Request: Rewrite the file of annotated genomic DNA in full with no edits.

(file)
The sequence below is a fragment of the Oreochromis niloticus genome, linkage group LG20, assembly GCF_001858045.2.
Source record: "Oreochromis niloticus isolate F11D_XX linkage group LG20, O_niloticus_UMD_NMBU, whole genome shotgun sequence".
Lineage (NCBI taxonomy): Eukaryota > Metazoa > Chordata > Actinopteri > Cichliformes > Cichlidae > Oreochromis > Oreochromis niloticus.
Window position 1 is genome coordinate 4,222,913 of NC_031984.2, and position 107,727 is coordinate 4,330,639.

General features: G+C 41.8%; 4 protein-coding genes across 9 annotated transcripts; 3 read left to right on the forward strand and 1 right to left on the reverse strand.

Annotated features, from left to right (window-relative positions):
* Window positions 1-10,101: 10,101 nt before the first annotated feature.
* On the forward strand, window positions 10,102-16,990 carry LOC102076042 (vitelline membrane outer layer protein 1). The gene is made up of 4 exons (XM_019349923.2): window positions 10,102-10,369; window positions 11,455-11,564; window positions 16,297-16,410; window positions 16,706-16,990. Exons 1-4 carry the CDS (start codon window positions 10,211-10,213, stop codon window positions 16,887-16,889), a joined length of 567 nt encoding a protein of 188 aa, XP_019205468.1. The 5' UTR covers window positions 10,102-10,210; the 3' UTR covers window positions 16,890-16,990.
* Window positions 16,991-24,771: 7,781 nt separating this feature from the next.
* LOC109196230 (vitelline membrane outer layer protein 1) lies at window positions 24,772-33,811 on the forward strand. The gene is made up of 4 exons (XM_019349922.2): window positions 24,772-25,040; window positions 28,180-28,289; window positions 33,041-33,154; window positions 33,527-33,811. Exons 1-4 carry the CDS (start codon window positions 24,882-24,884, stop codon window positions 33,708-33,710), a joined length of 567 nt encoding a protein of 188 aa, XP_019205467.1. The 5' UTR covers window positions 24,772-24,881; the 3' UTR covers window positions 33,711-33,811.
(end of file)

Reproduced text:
The sequence below is a fragment of the Oreochromis niloticus genome, linkage group LG20, assembly GCF_001858045.2.
Source record: "Oreochromis niloticus isolate F11D_XX linkage group LG20, O_niloticus_UMD_NMBU, whole genome shotgun sequence".
Lineage (NCBI taxonomy): Eukaryota > Metazoa > Chordata > Actinopteri > Cichliformes > Cichlidae > Oreochromis > Oreochromis niloticus.
Window position 1 is genome coordinate 4,222,913 of NC_031984.2, and position 107,727 is coordinate 4,330,639.

General features: G+C 41.8%; 4 protein-coding genes across 9 annotated transcripts; 3 read left to right on the forward strand and 1 right to left on the reverse strand.

Annotated features, from left to right (window-relative positions):
* Window positions 1-10,101: 10,101 nt before the first annotated feature.
* On the forward strand, window positions 10,102-16,990 carry LOC102076042 (vitelline membrane outer layer protein 1). The gene is made up of 4 exons (XM_019349923.2): window positions 10,102-10,369; window positions 11,455-11,564; window positions 16,297-16,410; window positions 16,706-16,990. Exons 1-4 carry the CDS (start codon window positions 10,211-10,213, stop codon window positions 16,887-16,889), a joined length of 567 nt encoding a protein of 188 aa, XP_019205468.1. The 5' UTR covers window positions 10,102-10,210; the 3' UTR covers window positions 16,890-16,990.
* Window positions 16,991-24,771: 7,781 nt separating this feature from the next.
* LOC109196230 (vitelline membrane outer layer protein 1) lies at window positions 24,772-33,811 on the forward strand. The gene is made up of 4 exons (XM_019349922.2): window positions 24,772-25,040; window positions 28,180-28,289; window positions 33,041-33,154; window positions 33,527-33,811. Exons 1-4 carry the CDS (start codon window positions 24,882-24,884, stop codon window positions 33,708-33,710), a joined length of 567 nt encoding a protein of 188 aa, XP_019205467.1. The 5' UTR covers window positions 24,772-24,881; the 3' UTR covers window positions 33,711-33,811.